PORSCHE 911L SWB (SOLD) (1968)



Make / Model: Porsche 911 SWB

Variant: 911L

Colour: Bahama Yellow

Year: 1968

Engine Size: 2.2

Transmission: Maual



Porsche first launched the new 911 in 1963 to replace the 4 cylinder 356 Series. Initially known as type 901, this quickly had to be amended after Peugeots trademark objections, so in October 1964 Porsche simply re numbered it 911. And so, the most famous three numbers in the sports car world were coined.

With its new flat six 2.0 engine producing 130BHP mated to a type 901 5 speed gearbox, the new 911 was able to punch well above its weight in period road tests, although` the on the limit` handling from its short wheelbase chassis met with a mixed reception at the time. In 1969 Porsche answered these criticisms by lengthening the wheelbase by 2 inches. However, in doing so they changed the character of the original 911 concept forever. Whilst the original SWB cars may have bitten a few inexperienced drivers through over enthusiasm, any competent driver will relish in the adjustability, purity and lightness of these early cars, a testament being the recent success of the 2.0 Cup series, specifically for this era of car where up to 40 examples can be seen on the grid together at any one time. A front running car built by an established team will cost you circa £300,000, possibly more if the car has an interesting provenience.

This 911L

Which brings us to this example, being built in 1968 it makes it one of the last SWB cars to be produced, so initially arguably not as desirable as an early series car, but then things get a little more interesting with it being an original UK RHD 911L, complete with a certificate of authenticity from Porsche confirming it was supplied by AFN Ilsworth on the 12th of June 1968 and finished in Bahama yellow with a black interior, the colour combination it is still presented in today.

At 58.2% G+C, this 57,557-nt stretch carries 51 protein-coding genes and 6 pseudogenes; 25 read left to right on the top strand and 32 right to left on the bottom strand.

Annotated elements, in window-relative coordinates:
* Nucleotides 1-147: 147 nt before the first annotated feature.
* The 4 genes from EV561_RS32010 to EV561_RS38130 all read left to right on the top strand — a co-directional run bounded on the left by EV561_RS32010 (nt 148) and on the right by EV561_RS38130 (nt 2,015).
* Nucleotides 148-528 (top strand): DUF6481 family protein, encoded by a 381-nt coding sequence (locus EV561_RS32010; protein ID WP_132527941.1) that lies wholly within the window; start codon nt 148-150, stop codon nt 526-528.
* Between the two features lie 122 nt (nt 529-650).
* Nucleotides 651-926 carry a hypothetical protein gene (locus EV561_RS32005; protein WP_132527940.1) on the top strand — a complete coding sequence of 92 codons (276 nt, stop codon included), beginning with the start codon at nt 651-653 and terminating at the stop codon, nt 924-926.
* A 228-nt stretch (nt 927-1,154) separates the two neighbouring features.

The L was a one year only model that proceeded the E and was essentially in European form, a 911S in specification, but with the 130BHP motor installed instead, which neatly placed it between the T and the S in terms of performance on its Weber IDA carburettors. We are unsure exactly how many RHD cars were UK registered but it will be just a handful, of which even fewer will remain today.

Not much is known about the early history of this car, however it has been with the current registered keeper since 2010 until our purchase in 2023. The maintenance during this time has been extensive as the car has been used as intended for light road rallies both in the UK and Europe and has been maintained to be reliable throughout. It is currently fitted with lightweight seats and bumpers and weighs under 1,000kgs, although it could be refitted with its original bumpers and interior if required.

The engine was totally rebuilt along with the gearbox in 2012 with 85mm JE pistons suggesting an increase to 2.2 litres, the cylinder heads were ported, crank and rods were lightened and balanced, lightened flywheel fitted, new chains and bearings etc, S cams, new valves and guides and carburettors rebuilt. A rolling road print out in the history file suggests the engine was producing 211.9 BHP when completed, that sounds a little optimistic, however, it certainly feels like it’s got a strong 190-200 ponies in there.

So how good is it really? On the road it is a hoot to drive, the bodyshell is rock solid and the car has been well set up for its intended role. The engine is actually very flexible and well suited to the 5 ratios in the 901 box, offering a good spread of torque and power allowing swift progress to be made. The weber carburettors are beautifully set up, the car starting on the button every time and working well with the S cams that have been fitted. All 5 gears and reverse work fine, although care needs to be taken when selecting first and second from cold suggesting the synchro’s are a little worn. The exterior is smart in appearance whilst the best way to describe the wheels and interior as perfectly functional, but `shabby chic` in appearance, the fully functional Brantz rally timer adding to the charm. So, to answer, perfectly useable as it is to continue on a number of road rallies such as Scottish Malts, Tour Auto, Modena Cento Ore etc. With further modifications, it would be suitable for several historic race series including the 2.0 Cup. Other options would be to turn it back to a standard or Sports Purpose type road car.

In Summary

Whilst not a complete blank canvas as such, this unusual and rare RHD example does offer many exciting options for road or race, starting from enjoying it exactly as it is and knowing you haven’t spent £300,000 plus for a bespoke build when blasting down your favourite road.


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